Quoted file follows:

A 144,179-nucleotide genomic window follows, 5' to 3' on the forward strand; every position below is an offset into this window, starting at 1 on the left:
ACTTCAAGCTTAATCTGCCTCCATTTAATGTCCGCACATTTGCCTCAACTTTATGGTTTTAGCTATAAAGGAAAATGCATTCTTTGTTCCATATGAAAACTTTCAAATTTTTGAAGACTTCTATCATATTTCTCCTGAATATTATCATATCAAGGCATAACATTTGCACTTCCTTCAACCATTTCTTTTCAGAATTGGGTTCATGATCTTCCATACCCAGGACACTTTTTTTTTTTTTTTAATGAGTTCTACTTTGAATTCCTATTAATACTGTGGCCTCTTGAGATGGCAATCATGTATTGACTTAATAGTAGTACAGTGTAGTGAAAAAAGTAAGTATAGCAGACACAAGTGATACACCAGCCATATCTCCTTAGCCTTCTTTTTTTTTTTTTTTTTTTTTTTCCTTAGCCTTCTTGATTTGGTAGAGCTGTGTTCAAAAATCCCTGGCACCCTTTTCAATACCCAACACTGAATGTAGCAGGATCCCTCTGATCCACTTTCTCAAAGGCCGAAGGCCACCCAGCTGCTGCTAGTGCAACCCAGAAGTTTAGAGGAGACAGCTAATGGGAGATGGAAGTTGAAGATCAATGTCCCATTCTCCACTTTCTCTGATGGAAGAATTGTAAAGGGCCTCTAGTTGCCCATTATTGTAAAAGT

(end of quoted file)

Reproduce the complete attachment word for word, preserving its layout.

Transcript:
A 144,179-nucleotide genomic window follows, 5' to 3' on the forward strand; every position below is an offset into this window, starting at 1 on the left:
ACTTCAAGCTTAATCTGCCTCCATTTAATGTCCGCACATTTGCCTCAACTTTATGGTTTTAGCTATAAAGGAAAATGCATTCTTTGTTCCATATGAAAACTTTCAAATTTTTGAAGACTTCTATCATATTTCTCCTGAATATTATCATATCAAGGCATAACATTTGCACTTCCTTCAACCATTTCTTTTCAGAATTGGGTTCATGATCTTCCATACCCAGGACACTTTTTTTTTTTTTTTAATGAGTTCTACTTTGAATTCCTATTAATACTGTGGCCTCTTGAGATGGCAATCATGTATTGACTTAATAGTAGTACAGTGTAGTGAAAAAAGTAAGTATAGCAGACACAAGTGATACACCAGCCATATCTCCTTAGCCTTCTTTTTTTTTTTTTTTTTTTTTTTCCTTAGCCTTCTTGATTTGGTAGAGCTGTGTTCAAAAATCCCTGGCACCCTTTTCAATACCCAACACTGAATGTAGCAGGATCCCTCTGATCCACTTTCTCAAAGGCCGAAGGCCACCCAGCTGCTGCTAGTGCAACCCAGAAGTTTAGAGGAGACAGCTAATGGGAGATGGAAGTTGAAGATCAATGTCCCATTCTCCACTTTCTCTGATGGAAGAATTGTAAAGGGCCTCTAGTTGCCCATTATTGTAAAAGT